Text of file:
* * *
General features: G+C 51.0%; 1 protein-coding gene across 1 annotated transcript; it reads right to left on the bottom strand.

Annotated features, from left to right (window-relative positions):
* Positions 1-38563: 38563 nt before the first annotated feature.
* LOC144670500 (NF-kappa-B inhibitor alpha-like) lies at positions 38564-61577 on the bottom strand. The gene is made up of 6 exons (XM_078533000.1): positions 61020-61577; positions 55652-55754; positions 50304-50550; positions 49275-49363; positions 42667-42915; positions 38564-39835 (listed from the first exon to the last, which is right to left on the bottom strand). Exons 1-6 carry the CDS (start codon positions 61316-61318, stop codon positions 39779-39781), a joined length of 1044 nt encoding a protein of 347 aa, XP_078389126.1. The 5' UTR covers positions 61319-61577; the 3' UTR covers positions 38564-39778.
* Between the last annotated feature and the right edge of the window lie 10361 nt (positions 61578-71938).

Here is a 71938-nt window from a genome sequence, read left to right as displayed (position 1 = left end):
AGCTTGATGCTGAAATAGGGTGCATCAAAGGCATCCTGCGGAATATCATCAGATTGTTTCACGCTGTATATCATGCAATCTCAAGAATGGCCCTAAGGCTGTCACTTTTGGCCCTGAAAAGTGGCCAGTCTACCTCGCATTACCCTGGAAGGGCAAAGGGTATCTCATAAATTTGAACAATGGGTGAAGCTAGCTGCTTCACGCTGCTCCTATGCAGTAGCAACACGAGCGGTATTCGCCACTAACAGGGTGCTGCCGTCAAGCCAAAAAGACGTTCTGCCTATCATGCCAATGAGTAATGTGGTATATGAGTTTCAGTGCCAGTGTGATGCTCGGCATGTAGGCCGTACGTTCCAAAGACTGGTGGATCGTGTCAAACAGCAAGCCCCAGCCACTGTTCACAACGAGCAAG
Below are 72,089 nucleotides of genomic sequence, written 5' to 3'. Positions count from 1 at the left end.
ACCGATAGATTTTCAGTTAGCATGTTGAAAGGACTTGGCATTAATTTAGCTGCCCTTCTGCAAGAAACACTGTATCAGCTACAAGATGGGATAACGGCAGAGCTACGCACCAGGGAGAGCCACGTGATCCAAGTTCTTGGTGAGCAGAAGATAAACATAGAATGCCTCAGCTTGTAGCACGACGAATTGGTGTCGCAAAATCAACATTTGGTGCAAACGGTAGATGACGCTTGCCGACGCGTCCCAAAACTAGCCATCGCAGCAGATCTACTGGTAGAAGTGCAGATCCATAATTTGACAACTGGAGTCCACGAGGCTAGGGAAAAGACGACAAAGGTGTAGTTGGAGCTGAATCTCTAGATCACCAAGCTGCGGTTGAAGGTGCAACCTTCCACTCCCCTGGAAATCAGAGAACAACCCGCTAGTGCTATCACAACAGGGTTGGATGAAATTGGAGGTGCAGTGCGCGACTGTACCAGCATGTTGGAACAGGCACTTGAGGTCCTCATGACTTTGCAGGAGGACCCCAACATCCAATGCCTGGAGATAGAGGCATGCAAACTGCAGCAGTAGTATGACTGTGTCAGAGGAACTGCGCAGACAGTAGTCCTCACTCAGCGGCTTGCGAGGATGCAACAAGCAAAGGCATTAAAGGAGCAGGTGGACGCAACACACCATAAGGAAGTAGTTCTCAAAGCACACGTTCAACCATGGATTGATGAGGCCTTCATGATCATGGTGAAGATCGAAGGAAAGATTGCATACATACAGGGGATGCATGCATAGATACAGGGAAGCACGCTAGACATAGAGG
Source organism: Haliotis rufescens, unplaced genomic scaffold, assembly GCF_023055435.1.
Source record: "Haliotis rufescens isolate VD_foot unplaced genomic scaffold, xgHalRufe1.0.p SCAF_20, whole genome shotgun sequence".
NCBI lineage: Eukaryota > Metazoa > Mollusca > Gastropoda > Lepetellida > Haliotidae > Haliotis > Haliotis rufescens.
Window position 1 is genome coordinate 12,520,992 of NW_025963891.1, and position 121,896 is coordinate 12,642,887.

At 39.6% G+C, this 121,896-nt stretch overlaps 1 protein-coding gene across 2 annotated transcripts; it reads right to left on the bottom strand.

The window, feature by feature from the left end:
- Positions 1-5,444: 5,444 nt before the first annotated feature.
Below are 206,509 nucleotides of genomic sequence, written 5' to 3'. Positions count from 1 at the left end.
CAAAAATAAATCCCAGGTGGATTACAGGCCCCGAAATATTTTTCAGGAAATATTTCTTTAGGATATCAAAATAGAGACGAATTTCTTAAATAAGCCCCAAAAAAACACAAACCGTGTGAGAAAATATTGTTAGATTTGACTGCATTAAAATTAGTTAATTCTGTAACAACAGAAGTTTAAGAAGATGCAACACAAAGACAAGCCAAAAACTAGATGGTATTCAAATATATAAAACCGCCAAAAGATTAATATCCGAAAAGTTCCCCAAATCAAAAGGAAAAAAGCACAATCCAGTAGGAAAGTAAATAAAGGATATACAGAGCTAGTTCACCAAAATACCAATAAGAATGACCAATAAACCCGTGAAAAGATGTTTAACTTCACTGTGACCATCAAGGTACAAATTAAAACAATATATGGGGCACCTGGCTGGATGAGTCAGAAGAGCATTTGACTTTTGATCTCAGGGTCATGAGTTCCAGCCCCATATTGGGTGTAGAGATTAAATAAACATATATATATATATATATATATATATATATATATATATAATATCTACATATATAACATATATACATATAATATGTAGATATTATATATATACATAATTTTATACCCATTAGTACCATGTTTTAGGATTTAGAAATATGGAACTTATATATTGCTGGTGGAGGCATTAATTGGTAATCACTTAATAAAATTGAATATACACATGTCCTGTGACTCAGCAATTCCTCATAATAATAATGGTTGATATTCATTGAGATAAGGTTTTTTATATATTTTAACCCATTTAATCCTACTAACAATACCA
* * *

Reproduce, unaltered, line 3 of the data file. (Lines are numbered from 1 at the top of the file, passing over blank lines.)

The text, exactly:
* Positions 1-38563: 38563 nt before the first annotated feature.